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Possible Errors with Paternity Tests Think Your DNA Test Results are Error-Free? Think Again!

Think Your DNA Test Results are Error-Free? Think Again!

Women who have had several partners in the past are likely to question the paternity of their child. Up to 1 in 25 children are living with a man who is not the biological father of her baby. Family break ups could occur if a man were to discover that he is not the father of his wife's child. The decision to seek DNA test results about the father should be carefully considered.

To find an answer about a child's paternity, DNA testing can be used to match the father, but there are possible errors (“false positives”) which can occur with paternity tests. These are not very common, and they differ depending upon the test done. While paternity tests are 99.99% reliable, human error can cause a false reading in the DNA test results. If an error is suspected, a repeat of the test might be required, but certain precautions before the test can be taken to prevent many of the most common errors.

Paternity tests can lead to a false positive result if there are two closely related men who might be the father, but the lab only tests one of them. In order to avoid one man being listed in the DNA test results as the father when he is not, all possible fathers need to be tested if the men are blood relatives. This is especially important in cases of brothers or fathers and sons. If both of the men refuse to be tested, the sample from the one man taken will be put under more rigorous examination. In order for this to be done, the lab to which the DNA sample is being sent needs to be informed of the required additional testing. In many cases there is an added fee for this, but determining the proper parentage of a child will be worth the slight increase in monetary cost.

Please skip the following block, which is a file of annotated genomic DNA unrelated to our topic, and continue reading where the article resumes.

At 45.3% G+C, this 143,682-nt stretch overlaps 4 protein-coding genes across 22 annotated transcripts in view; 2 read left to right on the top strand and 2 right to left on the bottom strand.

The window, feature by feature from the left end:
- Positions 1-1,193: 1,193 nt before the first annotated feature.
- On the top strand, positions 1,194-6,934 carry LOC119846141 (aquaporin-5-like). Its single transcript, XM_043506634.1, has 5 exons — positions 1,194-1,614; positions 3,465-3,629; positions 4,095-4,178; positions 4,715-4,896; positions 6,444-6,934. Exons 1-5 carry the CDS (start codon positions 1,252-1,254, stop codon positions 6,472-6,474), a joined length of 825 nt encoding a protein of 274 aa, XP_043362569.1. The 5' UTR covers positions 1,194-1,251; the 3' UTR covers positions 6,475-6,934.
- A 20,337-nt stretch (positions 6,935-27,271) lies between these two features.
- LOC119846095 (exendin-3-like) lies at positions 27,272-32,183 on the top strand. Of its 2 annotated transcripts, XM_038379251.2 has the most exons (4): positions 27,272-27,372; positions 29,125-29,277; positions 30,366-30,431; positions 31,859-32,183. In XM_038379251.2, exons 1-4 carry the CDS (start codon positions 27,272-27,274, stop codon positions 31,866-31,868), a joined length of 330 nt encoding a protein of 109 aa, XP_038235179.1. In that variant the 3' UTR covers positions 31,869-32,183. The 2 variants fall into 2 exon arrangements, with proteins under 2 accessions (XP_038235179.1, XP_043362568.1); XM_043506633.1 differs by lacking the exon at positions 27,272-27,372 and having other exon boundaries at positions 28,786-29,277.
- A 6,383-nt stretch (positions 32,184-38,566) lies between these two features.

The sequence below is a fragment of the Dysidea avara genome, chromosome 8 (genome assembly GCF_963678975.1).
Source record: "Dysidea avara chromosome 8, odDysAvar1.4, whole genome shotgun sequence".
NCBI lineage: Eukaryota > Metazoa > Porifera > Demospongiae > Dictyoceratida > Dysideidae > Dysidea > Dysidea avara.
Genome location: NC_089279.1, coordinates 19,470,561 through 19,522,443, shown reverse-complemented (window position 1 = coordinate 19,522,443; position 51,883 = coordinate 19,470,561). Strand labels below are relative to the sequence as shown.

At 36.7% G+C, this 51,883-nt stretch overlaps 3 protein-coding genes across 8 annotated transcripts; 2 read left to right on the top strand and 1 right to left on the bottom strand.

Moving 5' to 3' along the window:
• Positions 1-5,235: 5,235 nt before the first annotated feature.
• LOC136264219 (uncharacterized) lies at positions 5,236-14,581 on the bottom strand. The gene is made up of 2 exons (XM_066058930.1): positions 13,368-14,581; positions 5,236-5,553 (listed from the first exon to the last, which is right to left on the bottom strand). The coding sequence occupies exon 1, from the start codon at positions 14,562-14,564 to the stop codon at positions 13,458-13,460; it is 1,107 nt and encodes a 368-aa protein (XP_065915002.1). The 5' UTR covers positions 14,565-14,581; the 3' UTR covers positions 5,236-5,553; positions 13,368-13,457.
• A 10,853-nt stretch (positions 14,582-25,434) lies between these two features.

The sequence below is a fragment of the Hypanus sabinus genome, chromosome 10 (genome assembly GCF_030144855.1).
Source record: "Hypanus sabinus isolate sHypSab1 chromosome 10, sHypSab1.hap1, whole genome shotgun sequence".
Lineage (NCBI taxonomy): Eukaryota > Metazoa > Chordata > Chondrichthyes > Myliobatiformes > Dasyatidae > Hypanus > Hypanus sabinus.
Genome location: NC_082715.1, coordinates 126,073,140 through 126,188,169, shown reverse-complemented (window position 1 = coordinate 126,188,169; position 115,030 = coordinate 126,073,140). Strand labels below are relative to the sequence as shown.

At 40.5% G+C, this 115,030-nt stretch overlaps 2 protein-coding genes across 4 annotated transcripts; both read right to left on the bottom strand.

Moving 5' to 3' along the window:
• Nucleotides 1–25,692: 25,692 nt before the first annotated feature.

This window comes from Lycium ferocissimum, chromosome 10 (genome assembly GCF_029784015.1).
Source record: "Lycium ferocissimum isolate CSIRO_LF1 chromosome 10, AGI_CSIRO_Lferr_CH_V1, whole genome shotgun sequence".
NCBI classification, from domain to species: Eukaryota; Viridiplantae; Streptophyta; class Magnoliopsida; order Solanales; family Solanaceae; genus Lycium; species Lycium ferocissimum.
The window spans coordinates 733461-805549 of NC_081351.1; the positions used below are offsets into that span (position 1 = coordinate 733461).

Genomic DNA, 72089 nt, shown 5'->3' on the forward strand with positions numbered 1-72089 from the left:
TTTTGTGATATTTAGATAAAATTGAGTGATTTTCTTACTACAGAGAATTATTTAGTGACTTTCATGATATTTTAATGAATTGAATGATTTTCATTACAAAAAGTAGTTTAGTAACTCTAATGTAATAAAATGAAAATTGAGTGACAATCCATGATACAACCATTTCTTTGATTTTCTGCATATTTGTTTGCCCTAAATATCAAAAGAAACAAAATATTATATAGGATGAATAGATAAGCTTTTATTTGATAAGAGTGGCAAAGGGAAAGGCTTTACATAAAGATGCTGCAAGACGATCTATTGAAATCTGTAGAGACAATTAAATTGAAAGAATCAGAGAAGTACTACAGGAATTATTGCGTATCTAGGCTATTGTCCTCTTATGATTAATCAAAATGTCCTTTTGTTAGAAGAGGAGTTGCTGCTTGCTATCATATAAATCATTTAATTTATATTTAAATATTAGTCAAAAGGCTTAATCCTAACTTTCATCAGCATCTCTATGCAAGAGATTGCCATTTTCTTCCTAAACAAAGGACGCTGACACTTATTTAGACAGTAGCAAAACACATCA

There are various forms of test kits available. Most home testing kits require a sample from the inside of the cheek of the child, the mother, and the possible father. These “buccal swabs” are then sent to a DNA testing lab for analysis. Cheek swabs are less likely to produce accurate results than blood samples since a swab could easily become contaminated. For this reason, many home paternity kits are not acceptable in court, but they do serve to settle personal curiosity. Paternity tests where the DNA test results can be used in court, especially in child custody and support cases, most often require that a sample of blood be drawn from the mother, the child, and either the possible father or both of his birth parents. The results are then sent to an American Association of Blood Banks (AABB) accredited lab. By using one of these labs, the laboratory conditions are subject to oversight, hence, possibly lowering the likelihood of errors on behalf of the lab technicians there.   Having a paternity test where a blood sample is used is another method to reducing errors in the DNA test results.

Finding a child's father will impact the rest of his life, and if there is a doubt about the DNA test results, repeating the test might be required. Human error either during collection or examination are always possibilities. By using an accredited lab and using care while getting the samples, one can reach the 99.99% probability that the results are correct.